The second leg of my road-gasm took me from Spences Bridge to Merritt via the Nicola Highway (Highway 8), which is a favourite with motorcyclists and enthusiast drivers alike due to its knee-dropping corners and scenic beauty. The R8 was just about the perfect tool for this curvaceous, two-lane test track as its all-wheel-drive system, ultra-wide sport tires, and responsive handling made cornering maneuvers so simple to execute that it was easy to find your rhythm as a driver, which is always a plus on such a technically challenging road.
After taking the car to sunny Kelowna for a quick photo shoot, I made my way down the Coquihalla Connector (97C) until it meets up with Highway 5A near Aspen Grove. The 5A is lightly used and is very entertaining as it carves through two provincial parks before making its terminus in Princeton. It definitely finds its way onto my short list of roads worth exploring should you find yourself in the area behind the wheel of an exciting automobile. The stretch from Aspen Grove to Princeton is well maintained and takes about an hour to complete at the posted speed limit. The route provides an excellent combination of twists and turns upon which a driver can test his or her car’s handling prowess. Again, the R8 displayed its exceptional poise, balance and precision with each passing mile.
The R8 proved such a good model earlier in the day that I made a quick detour deep into the heart of the B.C.’s fruit growing region towards Keremeos for one last photo opportunity before returning to Vancouver. Here you find one of the last covered train bridges in the country. It has been reconditioned and converted for use by automobiles and looks resplendent in its red paint, much like the R8. It was here that a curious RCMP officer pulled me over for going to slow. In reality I had been parked on the bridge taking photos of this sexy beast and the curious constable wanted to take a closer look at the car as he had never seen one in person. I have no doubt that similar encounters would become a regular occurrence if you owned such a special car as he mentioned he had seen me earlier in the day in Princeton. If you don’t like attention the R8 is NOT the car for you.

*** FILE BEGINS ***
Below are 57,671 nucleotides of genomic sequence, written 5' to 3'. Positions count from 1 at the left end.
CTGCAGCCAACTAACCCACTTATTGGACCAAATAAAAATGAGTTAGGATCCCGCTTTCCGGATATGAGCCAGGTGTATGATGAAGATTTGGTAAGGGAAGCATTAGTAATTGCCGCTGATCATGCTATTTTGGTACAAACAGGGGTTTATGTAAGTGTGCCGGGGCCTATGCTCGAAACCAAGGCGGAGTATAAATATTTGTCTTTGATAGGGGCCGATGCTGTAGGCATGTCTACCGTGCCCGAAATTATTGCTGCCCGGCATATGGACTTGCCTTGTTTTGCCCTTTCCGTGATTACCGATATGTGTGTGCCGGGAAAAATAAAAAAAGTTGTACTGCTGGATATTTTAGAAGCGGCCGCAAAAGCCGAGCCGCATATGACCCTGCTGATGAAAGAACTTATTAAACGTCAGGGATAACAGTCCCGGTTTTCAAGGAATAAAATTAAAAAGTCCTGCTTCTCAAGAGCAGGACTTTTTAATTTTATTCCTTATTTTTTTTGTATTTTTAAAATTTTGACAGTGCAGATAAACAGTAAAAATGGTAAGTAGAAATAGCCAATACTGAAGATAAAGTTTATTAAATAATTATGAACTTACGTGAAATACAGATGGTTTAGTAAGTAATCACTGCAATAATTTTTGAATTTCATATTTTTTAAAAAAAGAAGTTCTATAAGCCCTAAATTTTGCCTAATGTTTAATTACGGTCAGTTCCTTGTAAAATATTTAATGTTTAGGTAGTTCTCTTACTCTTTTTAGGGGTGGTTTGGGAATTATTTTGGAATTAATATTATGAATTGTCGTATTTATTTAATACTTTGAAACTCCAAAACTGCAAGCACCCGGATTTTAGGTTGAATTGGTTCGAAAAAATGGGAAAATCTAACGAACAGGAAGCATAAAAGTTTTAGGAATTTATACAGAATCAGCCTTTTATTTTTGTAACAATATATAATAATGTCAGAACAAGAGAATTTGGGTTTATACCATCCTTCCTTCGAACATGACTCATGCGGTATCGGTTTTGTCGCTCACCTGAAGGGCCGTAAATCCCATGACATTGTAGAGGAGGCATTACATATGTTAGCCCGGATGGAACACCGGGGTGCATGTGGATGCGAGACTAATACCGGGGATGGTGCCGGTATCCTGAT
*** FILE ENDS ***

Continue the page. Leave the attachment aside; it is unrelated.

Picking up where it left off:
As I ticked off the last few kilometres of my adventure and my day came to an end my thoughts turned to the car as a whole, and how it represented such a complete package. The car’s spacious cabin proved comfortable over the duration of my trip, and surprisingly, I felt more relaxed than I thought I would after such a long day behind the wheel.
The car’s cockpit environment is all business but dressed in formal attire, so the R8 makes the perfect companion for delivering a companion to the opera, or better yet, carving through the esses at a local track day. All the electronic and comfort accessories one expects in a luxury automobile are present and accounted for, but the body-hugging sport seats and flat-bottomed steering wheel will have you dreaming of Lemans glory as you navigate through traffic on your daily commute to work. Yes, I did say commute. Unlike most cars in this category the Audi R8 has been designed to be reliable and efficient enough to warrant use as a daily driver. Try that in a Ferrari or Lamborghini.
Specifications: 2011 Audi R8 4.2 (V8)
Base price (MSRP): $144,000 6-speed; $155,500 (R-tronic)
Engine: 4.2-litre, 8 cylinder, DOHC with FSI Direct Injection
Horsepower: 430 hp @ 7800
Torque: 317 lb-ft @ 6000
0-100km/h: 4.6 seconds
Transmission: 6-speed manual or 6-speed R-Tronic automatic (optional)
Brakes: Internally ventilated discs, 4-piston rear, 8-piston front
Cargo capacity: 100 Litres
Fuel economy (L/100km): City 17.1 / Highway 10.3 / Combined 14.0